Cemetery History

Riga New Jewish cemetery was founded in the mid-‘20s of XX century, taking over the functions of the already filled old cemetery. The project author was Paul Mandelstam, the renowned Jewish architect. He created the layout of the cemetery and a hall for funeral ceremonies, which has survived to the present.

In May 1934, the monument to 37 Jewish soldiers and officers who died fighting for the independence of Latvia in 1918-1920 was opened at the central alley of the cemetery.

In July 1941, Nazis burned down the mourning hall together with people who were there. After World War II Holocaust survivors and Jews who returned to Riga restored the surviving buildings of the cemetery.

In 1964, Soviet authorities decided to open the cemetery for the burials of inhabitants of Riga, regardless of their nationality, the cemetery was renamed Smerli Cemetery.

In the summer of 1990, the Jewish community of Riga placed a memorial stone on Zanis Lipke and his wife Johanna, who saved more than fifty Jews during the Nazi occupation.

Philologist Nahum Pereferkovich, artists Michael Yo and Haim Rysin, philosopher Max Schatz-Anin, composers Oscar Strok and Vladimir Hvojnitsky, writer Mark Razumny, chess-player Mikhail Tal, academician Julius Anshelevich and other famous people are buried in the cemetery.

Also, the Holocaust victims from Eglaine and Dobele are reburied at the cemetery. Memorial stone to the German Jews murdered by the Nazis in Riga, and other commemoratives stand there.

Currently, the cemetery is Jewish again. The area of the cemetery — 93 thousand sq. m, the number of graves — is about 22,500.

Cemetery visiting rules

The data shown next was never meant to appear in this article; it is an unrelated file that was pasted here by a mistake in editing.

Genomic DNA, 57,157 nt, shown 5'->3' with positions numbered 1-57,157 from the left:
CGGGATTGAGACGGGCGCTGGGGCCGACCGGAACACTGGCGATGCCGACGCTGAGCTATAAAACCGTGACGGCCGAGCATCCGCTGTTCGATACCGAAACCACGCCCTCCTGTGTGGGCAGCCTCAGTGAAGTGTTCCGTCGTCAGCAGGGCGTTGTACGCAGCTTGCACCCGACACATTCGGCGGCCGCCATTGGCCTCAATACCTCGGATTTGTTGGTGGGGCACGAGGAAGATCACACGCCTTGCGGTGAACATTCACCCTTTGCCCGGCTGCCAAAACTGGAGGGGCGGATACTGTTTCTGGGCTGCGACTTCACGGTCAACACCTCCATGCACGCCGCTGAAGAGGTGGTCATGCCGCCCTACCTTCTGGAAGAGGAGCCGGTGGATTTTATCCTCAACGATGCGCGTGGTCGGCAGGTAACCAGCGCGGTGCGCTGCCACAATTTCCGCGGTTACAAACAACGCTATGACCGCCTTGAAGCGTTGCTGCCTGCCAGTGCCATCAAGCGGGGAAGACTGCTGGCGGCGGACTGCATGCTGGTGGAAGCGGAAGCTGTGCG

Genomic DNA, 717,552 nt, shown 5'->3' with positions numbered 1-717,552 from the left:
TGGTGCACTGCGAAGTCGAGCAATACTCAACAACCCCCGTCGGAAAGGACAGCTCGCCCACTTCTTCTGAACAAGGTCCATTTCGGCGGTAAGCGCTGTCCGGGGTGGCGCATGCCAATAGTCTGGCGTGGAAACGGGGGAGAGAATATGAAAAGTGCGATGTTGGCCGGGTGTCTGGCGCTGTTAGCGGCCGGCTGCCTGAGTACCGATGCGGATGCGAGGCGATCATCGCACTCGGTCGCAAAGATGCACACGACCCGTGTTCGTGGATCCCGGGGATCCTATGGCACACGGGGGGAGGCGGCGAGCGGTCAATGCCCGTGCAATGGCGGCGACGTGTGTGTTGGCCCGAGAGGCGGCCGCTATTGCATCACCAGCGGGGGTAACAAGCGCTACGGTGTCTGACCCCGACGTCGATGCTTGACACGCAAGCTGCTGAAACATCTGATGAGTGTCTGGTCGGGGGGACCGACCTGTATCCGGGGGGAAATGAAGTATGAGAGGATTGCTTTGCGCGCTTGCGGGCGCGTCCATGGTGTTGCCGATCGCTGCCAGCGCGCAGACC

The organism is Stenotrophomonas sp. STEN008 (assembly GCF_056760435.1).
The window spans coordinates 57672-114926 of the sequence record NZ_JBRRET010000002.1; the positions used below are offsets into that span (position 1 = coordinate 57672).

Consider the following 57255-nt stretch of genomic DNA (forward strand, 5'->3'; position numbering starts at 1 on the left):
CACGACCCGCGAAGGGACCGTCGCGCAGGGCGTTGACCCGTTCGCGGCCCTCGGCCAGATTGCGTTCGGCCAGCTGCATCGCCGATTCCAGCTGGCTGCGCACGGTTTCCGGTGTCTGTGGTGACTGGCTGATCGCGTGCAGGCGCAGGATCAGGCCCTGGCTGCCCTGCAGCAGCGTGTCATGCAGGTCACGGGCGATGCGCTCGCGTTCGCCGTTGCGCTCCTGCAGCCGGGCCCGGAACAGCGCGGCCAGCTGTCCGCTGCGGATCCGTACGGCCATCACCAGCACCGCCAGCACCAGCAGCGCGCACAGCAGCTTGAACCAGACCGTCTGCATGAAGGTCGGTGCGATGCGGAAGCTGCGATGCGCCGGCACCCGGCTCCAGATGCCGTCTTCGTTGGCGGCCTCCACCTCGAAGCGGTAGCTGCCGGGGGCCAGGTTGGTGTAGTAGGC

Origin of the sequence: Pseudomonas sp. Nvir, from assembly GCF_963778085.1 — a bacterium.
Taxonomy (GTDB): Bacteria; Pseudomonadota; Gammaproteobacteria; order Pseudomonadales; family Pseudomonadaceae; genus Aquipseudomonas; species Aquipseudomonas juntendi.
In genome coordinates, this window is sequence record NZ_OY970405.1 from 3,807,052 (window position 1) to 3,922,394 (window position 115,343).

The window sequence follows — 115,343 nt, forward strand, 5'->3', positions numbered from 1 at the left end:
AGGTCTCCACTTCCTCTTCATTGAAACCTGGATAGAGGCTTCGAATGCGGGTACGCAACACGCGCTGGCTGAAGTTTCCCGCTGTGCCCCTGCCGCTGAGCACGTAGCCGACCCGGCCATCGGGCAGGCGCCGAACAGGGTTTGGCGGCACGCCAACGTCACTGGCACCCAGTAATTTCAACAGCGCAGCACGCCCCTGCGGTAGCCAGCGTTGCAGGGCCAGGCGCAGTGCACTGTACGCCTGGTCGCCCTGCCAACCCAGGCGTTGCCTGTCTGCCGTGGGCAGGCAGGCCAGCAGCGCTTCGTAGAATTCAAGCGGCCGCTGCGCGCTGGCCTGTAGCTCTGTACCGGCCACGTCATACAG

Cohanim (descendants of those who served in the temple) are forbidden to visit the cemetery.

According to Jewish law, flowers or wreaths shall not be laid on the grave. Flowers laid on the grave, and even more in the coffin – a relic of the pagan custom of sacrifice to the spirits of ancestors, is banned to Jews. If flowers are already brought by mistake, they can be put at the graves without rites and ceremonies. Approaching the grave, the left hand shall be put on the gravestone. It is not accepted to come to the grave twice during the visit to cemetery.

Visiting the grave is a tribute and respect to the deceased. There are days on which tradition prescribes special visit to the grave. And there are days when visit to the graves should be avoided.

Days on which the tradition dictates to visit the grave:

  • On the seventh day after the funeral.
  • On the thirtieth day after the funeral.
  • In Yortsayt — the anniversary of the death according to the Jewish calendar (in the first year after the death the anniversary of the funeral, not the death is marked).

To calculate the date of death according to the Jewish calendar, click here.

On these days come to the grave, read psalms and prayers, and give a donation — tzedakah. If these days fall on Saturday or a holiday, then visit the grave the next day.

Days on which it is not customary to go to the cemetery

Do not visit the cemetery on days, when penitential prayer Tachanun is not recited, namely on:

  • Saturdays and holidays
  • Purim — 14th and 15th day of the month of Adar. And also (except when these days fall on Yahrzeit)
  • For the entire month of Nisan
  • Pesach Sheni — the 14th day of the month of Iyar
  • On Lag B'Omer
  • The month Sivan — with the new moon and to the 12th day
  • 9th day of Av
  • 15th day of Av
  • From Yom Kippur until the end of the month of Tishrei
  • In Hanukkah
  • Tu BiShvat — the 15th day of the month of Shevat
  • Purim-Kata (14th and 15th day of the first month of Adar in a leap year)
  • Rosh Hodesh (new moon)

In the remaining days visiting the cemetery is not regulated.

Anyone who sees Jewish graves after a gap of 30 days or more must recite the appropriate blessing.

There are several variations of this blessing, depending on the tradition. Therefore, it is advisable to recite it according to the siddur. This blessing should not be recited for one grave in which only one person is buried, since it is addressed to the dead in plural.